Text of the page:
We host 2 rooms within our home. We are always onsite when guests arrive and depart. This is what our listing says…

Once we’ve met and you’ve settled in, we’ll leave you alone to enjoy your break. Guests are always welcome to interact with us as much or as little as they like. We are happy to share our knowledge of the area, and answer any questions or assist with finding information.

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This is a topic I have given much thought to lately. My listing says the following:

I won’t be available in person. This is my weekend and retirement home, but I am only a phone call, text or email away 24/7.

BUT one of my standard communications sent to the guest within a couple days of arrival is this:

I will definitely stay out of your hair during your stay, but if you could drop me a line after your arrival and let me know if everything is to your satisfaction, I would greatly appreciate it.

I’ve fiddled with it over the years, but the gist is always the same. I host remotely and I want to know when guests arrive if they are happy with what they walked into. Funny enough, I notice there is a big generational difference between the responses. Folks between maybe 35 and older respond as I would hope. (“Hi! We are here and we love it! So excited!”) but young people, especially those who rent my vintage travel trailer guest house will respond with “We just arrived!” with no comment whatsoever as to whether they are pleased or disappointed.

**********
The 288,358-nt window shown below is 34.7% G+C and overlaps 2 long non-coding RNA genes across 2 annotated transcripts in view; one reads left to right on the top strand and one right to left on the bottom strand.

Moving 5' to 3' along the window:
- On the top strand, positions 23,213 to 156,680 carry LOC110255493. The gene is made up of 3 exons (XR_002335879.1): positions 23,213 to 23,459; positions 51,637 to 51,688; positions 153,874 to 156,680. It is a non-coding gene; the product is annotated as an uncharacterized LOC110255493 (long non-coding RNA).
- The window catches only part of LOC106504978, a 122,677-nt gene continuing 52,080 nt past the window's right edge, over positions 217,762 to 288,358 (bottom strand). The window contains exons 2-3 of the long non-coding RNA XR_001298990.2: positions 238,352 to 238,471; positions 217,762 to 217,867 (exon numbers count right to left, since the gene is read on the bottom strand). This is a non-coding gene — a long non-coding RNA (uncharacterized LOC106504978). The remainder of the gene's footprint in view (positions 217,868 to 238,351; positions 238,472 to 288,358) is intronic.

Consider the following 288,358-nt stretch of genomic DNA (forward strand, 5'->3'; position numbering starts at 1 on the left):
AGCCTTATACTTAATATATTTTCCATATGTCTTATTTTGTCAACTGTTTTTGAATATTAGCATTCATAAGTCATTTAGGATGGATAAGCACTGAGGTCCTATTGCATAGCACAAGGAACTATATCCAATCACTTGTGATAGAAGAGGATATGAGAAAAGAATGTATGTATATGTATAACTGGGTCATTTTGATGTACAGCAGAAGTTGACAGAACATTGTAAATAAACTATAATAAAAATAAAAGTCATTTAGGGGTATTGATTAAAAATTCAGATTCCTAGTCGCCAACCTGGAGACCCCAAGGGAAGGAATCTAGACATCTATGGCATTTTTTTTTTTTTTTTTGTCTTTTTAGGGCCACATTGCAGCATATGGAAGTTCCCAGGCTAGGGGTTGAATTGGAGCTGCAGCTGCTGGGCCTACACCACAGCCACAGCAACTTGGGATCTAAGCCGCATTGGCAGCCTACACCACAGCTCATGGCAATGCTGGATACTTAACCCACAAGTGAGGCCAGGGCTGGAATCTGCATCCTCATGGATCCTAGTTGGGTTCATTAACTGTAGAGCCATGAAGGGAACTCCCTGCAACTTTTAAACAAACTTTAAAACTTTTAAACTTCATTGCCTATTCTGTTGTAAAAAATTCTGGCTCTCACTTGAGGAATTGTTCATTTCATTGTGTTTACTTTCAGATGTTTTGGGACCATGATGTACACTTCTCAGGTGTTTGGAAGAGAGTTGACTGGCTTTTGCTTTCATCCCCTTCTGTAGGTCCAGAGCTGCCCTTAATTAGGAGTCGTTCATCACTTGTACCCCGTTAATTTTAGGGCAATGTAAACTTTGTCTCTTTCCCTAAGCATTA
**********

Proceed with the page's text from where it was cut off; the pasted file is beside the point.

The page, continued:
I used to get a bit bent about it, but I have come to the conclusion that the younger people - and I mean some of these people are still in college - interact with me like I’m their Mom checking to make sure where they are. Some will even message me on the way and let me know their ETA even though I have completely flexible check-in.

I work very hard at having warm, welcoming and accommodating messages that - while often from a template - are usually personalized to some degree. I am not there physically but I want them to know I am truly just a ping away.


We list our guesthouse which is less than 20’ from the main house and overlooks our pool, yard and small urban farm. We have to pass through that area to access the farm animals. We greet all our guests upon arrival and let them know we are available to help with anything if needed. We also make sure they understand that we will be passing through to access the barnyard. In our listing description, we are very clear that for our price-point we are not willing to completely give up one of the best parts of our home - the backyard and pool area. We do offer to give them complete privacy for a window of time if they ask. Also, we ask that they let us know if they will be gone for an extended period of time so we can do any yard work, maintenance, etc…or just enjoy the pool to ourselves while they are not here. It isn’t the standard hosting arrangement, but it has worked for us for the most part. Every now and then we get a guest who makes us feel like a stranger in our own yard, but that’s few and far between.